whole lot of minus signs
Posted by David Chandler on October 14, 2008
Once upon a time, I subscribed to Business Week with about-to-expire FF miles. The best thing in it was the figures page, now available online for free:
Minus signs everywhere, even the best-performing mutual funds in the last month earned negative returns. I’m sorry, but I think it’s funny that almost every number on the page is negative, even when it’s my money 🙂
I note that the S&P trailing P/E ratio is 19, hardly cheap by historical standards, and certainly not bear market standards. Forward P/E is supposedly 10, which I find really hard to believe, as that assumes company earnings almost doubling in the next year!
Curiously, trailing P/E was about the same a year ago, which means company earnings must have already fallen a lot in the last year since stocks are a lot lower today. This possibly helps explain why we see long valuation waves. At the top of a peak, earnings have already begun to decline, but the market’s momentum carries it to ever higher P/E ratios. At the bottom, the denominator (earnings) has already begun to recover, but market momentum is still negative, so you get P/Es in the single digits.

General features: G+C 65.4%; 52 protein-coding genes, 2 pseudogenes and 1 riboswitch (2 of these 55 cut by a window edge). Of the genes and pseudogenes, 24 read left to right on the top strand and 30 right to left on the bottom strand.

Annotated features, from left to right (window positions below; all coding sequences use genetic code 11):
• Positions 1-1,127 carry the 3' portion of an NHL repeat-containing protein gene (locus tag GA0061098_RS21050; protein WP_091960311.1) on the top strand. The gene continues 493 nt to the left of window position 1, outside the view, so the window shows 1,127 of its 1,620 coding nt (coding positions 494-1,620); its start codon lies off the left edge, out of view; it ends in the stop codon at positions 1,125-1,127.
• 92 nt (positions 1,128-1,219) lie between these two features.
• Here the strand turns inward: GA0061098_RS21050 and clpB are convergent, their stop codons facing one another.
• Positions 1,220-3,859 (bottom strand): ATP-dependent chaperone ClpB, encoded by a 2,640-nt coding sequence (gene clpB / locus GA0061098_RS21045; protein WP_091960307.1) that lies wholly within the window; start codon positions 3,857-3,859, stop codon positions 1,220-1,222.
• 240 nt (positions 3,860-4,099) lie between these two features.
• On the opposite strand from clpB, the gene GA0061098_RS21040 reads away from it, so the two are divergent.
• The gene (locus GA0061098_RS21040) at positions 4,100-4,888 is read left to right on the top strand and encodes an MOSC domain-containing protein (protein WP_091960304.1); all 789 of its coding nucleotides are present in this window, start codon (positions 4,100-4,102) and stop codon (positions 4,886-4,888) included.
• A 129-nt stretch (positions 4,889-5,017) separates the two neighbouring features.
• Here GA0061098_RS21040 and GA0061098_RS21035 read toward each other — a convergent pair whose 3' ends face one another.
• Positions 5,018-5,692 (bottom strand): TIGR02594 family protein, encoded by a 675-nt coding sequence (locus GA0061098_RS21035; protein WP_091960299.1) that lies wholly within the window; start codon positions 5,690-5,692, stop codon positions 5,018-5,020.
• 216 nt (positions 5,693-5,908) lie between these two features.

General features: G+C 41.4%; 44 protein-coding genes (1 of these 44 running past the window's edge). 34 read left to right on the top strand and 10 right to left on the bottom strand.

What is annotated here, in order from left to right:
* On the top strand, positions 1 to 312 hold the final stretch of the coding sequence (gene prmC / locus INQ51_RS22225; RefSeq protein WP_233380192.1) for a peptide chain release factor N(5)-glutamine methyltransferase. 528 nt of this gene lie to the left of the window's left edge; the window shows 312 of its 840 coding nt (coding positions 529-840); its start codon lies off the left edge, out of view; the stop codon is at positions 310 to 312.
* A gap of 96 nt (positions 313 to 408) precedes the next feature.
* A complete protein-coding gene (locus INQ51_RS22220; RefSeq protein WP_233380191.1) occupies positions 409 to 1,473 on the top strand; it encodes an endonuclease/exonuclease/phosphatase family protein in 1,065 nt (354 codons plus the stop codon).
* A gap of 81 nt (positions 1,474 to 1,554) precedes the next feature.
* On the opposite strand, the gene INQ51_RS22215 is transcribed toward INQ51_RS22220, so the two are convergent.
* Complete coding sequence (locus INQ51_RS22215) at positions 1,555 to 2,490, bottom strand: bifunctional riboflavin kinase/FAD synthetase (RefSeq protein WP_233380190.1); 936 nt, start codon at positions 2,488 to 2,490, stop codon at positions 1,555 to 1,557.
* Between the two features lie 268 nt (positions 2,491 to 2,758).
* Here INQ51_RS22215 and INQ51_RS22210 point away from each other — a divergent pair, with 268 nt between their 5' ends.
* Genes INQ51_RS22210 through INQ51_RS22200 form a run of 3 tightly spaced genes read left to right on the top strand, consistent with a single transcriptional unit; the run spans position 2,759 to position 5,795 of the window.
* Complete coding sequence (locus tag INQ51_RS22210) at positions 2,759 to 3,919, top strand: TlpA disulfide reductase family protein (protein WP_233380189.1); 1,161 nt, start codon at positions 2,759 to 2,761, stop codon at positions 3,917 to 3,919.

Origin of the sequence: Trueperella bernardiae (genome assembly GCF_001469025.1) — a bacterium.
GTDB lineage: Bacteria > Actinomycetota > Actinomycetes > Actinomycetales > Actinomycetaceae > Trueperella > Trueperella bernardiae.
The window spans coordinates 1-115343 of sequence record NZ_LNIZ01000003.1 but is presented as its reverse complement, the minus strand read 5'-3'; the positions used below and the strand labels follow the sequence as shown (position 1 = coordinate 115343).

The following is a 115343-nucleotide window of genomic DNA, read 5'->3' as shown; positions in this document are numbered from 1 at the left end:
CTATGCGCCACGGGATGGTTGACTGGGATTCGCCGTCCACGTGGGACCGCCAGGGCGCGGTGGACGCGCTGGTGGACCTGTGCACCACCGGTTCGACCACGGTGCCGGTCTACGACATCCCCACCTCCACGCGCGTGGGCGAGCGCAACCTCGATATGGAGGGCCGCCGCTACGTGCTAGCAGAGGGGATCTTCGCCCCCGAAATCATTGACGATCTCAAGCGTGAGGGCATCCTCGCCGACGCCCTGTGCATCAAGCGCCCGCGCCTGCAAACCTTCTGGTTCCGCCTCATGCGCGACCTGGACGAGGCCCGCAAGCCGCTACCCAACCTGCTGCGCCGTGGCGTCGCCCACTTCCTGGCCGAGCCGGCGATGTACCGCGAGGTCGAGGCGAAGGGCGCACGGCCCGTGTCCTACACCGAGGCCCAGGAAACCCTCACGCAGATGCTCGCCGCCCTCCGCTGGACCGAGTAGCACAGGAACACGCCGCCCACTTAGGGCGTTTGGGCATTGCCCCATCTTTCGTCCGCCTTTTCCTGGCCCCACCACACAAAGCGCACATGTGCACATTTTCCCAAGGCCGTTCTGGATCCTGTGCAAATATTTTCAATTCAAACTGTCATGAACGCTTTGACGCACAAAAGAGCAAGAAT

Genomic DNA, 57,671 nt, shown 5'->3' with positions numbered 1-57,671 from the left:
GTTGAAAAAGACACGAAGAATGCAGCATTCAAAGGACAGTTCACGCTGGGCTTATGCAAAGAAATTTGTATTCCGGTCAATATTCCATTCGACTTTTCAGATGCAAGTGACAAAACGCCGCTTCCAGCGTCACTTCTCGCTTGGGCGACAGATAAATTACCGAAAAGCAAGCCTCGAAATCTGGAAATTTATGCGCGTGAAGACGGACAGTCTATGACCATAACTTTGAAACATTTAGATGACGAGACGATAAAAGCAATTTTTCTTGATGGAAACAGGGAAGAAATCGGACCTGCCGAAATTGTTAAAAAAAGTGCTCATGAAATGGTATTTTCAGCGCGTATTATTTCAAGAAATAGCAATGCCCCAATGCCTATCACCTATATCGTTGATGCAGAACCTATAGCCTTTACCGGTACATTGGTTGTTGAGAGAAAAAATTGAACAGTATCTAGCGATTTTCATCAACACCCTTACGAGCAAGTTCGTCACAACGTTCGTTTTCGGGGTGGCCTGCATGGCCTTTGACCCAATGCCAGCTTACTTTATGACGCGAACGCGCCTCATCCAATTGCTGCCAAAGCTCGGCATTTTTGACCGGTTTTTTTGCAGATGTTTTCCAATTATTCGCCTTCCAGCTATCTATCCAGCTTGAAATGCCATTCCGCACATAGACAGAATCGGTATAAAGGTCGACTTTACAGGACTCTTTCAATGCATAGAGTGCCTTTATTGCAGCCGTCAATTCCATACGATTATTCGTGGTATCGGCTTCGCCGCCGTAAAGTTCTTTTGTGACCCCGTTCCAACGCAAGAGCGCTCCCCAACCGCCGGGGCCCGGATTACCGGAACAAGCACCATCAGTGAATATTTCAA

Here’s the scary part: even if earnings coming out of the recession are equivalent to today’s earnings, single-digit P/Es imply much lower prices ahead. Assuming anyone cares about fundamentals, that is, which I’m not sure they do 🙂
By the way, if you want to see what recedes in a recession, check out the Fed’s economic data at http://research.stlouisfed.org/fred2/. Most charts have the recessions clearly marked.
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